Military Route 12 is shown on the 1946 Army Day Map of Oahu following Kamehameha Highway from Military Route 1 near Wahiawa northward looping back to Military Route 1 near Haleiwa.  The corridor of Military Route 12 is presently occupied by Hawaii Route 99.  

Hawaii Route 12A

Hawaii Route 12A is shown branching from Military Route 12/Kamehameha Highway north of Wahiawa.  Hawaii Route 12A is shown following a dirt road east from Military Route 12 to the Poamoho Trail.  There appears to be no modern analog for Hawaii Route 12A on the modern Helemano Military Reservation. 


Military Route 13

Military Route 13 is shown originating on the 1946 Army Day Map of Oahu in downtown Honolulu at Military Route 1/King Street.  Military Route 13 is shown following Nuuanu Avenue, the Old Pali Highway and Kamehameha Highway over the Koolau Range to Military Route 1 near Maunawili.  The corridor of Military Route 13 was reassigned as Hawaii Route 61 but has been since largely modernized.  


Below a Military Route 13 shield can be seen. 


Military Route 16

Military Route 16 is shown on the 1946 Army Day Map of Oahu originating at Military Route 1 in Kaneohe.  Military Route 16 is shown following Kaneohe Bay Drive (what became Hawaii Route 63 and is now Hawaii Route 65/Hawaii Route 630) to Kailua.  Within Kailua Military Route 16 is shown following Kalaheo Avenue, Kuulei Road and Ulupuni Street to Military Route 1.  


Hawaii Route 16A

Hawaii Route 16A is shown on the 1946 Army Day Map of Oahu originating from Military Route 16 at Kalaheo Drive in Kailua.  Hawaii Route 16A is shown following Kainui Drive, Oneawa Street, Kailua Road, Lihiwai Road, Kawailoa Road, Alala Road and Mokulua Drive to Lanikai.  Hawaii Route 16A appears to have become Hawaii Route 618 for a time after the creation of the 1955 Hawaii Route System.  

Hawaii Route 16B

Hawaii Route 16B is shown on the 1946 Army Day Map of Oahu originating from Military Route 16/Kaneohe Bay Drive.  Hawaii Route 16B is shown following Mokapu Road north onto the Mokapu Peninsula through the present site of Marine Corps Base Hawaii.  For a time Mokapu Road was part of post-1955 Hawaii Route 630.


Hawaii Route 16C

Hawaii Route 16C is shown on the 1946 Army Day Map of Oahu originating from Hawaii Route 16A in Lanikai south via a dirt road to Military Route 1.  Most of what was Hawaii Route 16C appears to have been obliterated by modern construction, but a small segment appears to still exist as Kamahele Street south from Lanikai over Kalwa Ridge.  


Military Route 17

Military Route 17 is shown on the 1946 Army Day Map of Oahu following Wilikina Drive and Kamananui Road to/from Military Route 1/Kamehameha Highway.  The corridor of what was Military Route 17 is presently part of Hawaii Route 99.  


Hawaii Route 17A

Hawaii Route 17A is shown on the 1946 Army Day Map of Oahu jutting east from Military Route 17/Wilikina Drive near Wahiawa.  What was Hawaii Route 17A appears to no longer exist or correspond to a current road.  


Hawaii Route 101

Hawaii Route 101 is shown on the 1946 Army Day Map of Oahu acting as a loop of Military Route 1 in eastern Honolulu.  Hawaii Route 101 is shown branching from Military Route 1/Kapiolani Boulevard southeast through Waikiki via Kalakaua Avenue towards Diamond Head Crater.  Hawaii Route 101 is shown following Diamond Head Road, Kahala Avenue and Kealaolu Avenue back to Military Route 1/Kalanianaole Highway.  Despite Kalakaua Avenue becoming the main tourist drive in Waikiki it was never part of the 1955 Hawaii Route System.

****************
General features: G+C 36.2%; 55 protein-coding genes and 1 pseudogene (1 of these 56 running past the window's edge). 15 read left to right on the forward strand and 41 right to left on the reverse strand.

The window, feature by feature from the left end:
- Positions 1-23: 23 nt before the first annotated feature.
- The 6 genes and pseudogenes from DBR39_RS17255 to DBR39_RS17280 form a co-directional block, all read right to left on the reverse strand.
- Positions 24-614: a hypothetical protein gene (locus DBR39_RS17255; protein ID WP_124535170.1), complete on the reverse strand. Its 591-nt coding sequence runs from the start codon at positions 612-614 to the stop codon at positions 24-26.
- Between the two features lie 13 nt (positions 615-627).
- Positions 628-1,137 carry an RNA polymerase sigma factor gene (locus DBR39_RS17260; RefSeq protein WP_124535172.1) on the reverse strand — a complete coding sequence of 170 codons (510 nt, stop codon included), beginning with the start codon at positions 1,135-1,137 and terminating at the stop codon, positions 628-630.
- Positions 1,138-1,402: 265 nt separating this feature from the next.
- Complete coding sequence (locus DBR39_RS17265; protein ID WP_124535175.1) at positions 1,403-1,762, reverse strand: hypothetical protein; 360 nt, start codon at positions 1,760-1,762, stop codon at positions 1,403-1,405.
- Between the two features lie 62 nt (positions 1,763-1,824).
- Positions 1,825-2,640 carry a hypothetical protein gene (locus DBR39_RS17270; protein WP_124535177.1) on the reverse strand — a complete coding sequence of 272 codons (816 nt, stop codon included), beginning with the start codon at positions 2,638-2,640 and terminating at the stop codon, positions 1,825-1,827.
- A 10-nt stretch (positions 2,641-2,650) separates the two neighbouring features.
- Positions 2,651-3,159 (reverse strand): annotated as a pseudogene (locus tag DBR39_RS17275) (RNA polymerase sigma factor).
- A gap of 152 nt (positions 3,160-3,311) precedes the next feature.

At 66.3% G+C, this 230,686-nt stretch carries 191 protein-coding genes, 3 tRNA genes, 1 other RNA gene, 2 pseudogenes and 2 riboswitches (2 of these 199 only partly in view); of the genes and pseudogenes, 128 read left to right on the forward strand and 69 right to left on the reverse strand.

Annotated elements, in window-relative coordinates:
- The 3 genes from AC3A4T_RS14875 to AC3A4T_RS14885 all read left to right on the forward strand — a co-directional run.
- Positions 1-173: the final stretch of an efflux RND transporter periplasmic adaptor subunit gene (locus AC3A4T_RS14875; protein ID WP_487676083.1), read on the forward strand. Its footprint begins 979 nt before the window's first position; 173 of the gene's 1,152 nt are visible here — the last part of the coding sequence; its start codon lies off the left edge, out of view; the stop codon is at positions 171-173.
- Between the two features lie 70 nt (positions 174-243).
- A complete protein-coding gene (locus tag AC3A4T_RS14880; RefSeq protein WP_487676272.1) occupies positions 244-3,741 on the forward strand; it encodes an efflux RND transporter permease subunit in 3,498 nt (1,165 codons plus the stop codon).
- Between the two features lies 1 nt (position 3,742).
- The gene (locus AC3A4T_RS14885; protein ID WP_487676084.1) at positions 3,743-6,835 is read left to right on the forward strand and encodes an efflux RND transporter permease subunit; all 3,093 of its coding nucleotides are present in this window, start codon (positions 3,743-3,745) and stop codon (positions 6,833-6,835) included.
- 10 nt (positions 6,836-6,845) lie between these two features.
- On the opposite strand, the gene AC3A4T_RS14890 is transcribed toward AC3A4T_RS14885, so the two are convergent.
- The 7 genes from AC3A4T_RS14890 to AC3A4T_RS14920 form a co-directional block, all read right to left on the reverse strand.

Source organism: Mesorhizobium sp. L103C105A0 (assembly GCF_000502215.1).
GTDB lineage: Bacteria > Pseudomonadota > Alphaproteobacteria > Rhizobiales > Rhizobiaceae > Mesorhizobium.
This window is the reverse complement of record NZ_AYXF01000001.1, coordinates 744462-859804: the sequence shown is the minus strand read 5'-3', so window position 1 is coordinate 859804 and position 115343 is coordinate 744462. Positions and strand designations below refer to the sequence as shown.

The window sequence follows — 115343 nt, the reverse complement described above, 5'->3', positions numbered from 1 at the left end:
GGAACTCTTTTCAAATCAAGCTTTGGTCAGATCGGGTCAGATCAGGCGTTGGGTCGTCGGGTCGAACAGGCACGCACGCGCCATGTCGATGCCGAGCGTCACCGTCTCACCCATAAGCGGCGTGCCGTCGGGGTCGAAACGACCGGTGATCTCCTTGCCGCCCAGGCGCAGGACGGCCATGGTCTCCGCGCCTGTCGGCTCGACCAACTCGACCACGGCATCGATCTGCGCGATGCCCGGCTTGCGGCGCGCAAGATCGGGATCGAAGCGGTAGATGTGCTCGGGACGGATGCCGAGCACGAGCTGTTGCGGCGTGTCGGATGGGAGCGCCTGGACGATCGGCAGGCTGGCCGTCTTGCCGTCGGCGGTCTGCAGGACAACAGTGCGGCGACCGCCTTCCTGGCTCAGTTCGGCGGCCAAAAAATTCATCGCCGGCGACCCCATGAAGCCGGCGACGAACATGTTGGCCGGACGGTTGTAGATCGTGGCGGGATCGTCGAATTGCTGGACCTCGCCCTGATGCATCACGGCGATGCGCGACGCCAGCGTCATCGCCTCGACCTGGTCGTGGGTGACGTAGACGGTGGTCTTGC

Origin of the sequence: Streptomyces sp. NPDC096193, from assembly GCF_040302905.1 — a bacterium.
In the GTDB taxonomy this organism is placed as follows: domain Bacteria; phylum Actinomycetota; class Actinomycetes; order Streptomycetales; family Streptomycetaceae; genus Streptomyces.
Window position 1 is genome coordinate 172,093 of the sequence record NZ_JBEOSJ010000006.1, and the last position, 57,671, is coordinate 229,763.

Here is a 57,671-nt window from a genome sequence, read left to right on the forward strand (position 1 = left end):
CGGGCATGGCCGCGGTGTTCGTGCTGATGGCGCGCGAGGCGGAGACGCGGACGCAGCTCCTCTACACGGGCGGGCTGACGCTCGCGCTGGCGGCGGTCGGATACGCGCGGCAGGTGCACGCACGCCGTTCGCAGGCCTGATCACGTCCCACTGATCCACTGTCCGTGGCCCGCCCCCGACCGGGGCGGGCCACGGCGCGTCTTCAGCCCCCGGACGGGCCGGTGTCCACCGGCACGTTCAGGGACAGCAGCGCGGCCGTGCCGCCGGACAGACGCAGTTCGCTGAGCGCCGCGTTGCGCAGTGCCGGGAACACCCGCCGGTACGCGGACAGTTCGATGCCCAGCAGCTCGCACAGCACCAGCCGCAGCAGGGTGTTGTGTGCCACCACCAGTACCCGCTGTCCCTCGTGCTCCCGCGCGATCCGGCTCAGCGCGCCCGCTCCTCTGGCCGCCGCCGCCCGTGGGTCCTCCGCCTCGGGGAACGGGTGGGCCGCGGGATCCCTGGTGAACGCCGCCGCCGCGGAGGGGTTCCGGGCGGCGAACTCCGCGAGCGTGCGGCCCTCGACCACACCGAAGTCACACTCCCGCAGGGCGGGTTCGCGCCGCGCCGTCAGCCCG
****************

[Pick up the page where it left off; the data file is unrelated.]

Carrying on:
Hawaii Route 102

Hawaii Route 102 is shown on the 1946 Army Day Map of Oahu connecting Hawaii Route 103/King Street via Middle Street and School Street to Hawaii Route 104/Kalihi Street in Honolulu.  What was Hawaii Route 102 never became part of the 1955 Hawaii Route System.  


Hawaii Route 103

Hawaii Route 103 is shown on the 1946 Army Day Map of Oahu originating at Miliary Route 1/Dillingham Boulevard in Honolulu.  Hawaii Route 103 is shown following King Street and Moanalua Road west to Military Route 1/Kamehameha Highway at Ewa Junction.  Hawaii Route 103 would become part of Hawaii Route 72 in the 1955 Hawaii Route System and later the second Hawaii Route 78.  The second Hawaii Route 78 would gradually be upgraded into a freeway and would become Interstate H-201.  


Hawaii Route 104

Hawaii Route 104 is shown on the 1946 Army Day Map of Oahu originating at Hawaii Route 103/King Street in Honolulu.  Hawaii Route 104 is shown following Kahili Street into the Koolau Range.  Hawaii Route 104 would become part of Hawaii Route 63 in the 1955 Hawaii Route System but largely has been since bypassed upon the construction of the Likelike Highway. 


Hawaii Route 105

Hawaii Route 105 is shown on the 1946 Army Day Map of Oahu following Puuloa Road between Military Route 1/Kamehameha Highway north to Hawaii Route 103/Moanalua Road.  Hawaii Route 105 became Hawaii Route 66 in the 1955 Hawaii Route System and now is Hawaii Route 7310.  


Hawaii Route 110

Hawaii Route 110 is shown on the 1946 Army Day Map of Oahu branching from Military Route 1/Kamehameha Highway west into Hickam Army Airfield.  Hawaii Route 110 would become part of Hawaii Route 92/Nimitz Highway in the 1955 Hawaii Route System and was partially aligned on what was is now South Avenue in Joint Base Pearl Harbor-Hickam.  


Hawaii Route 111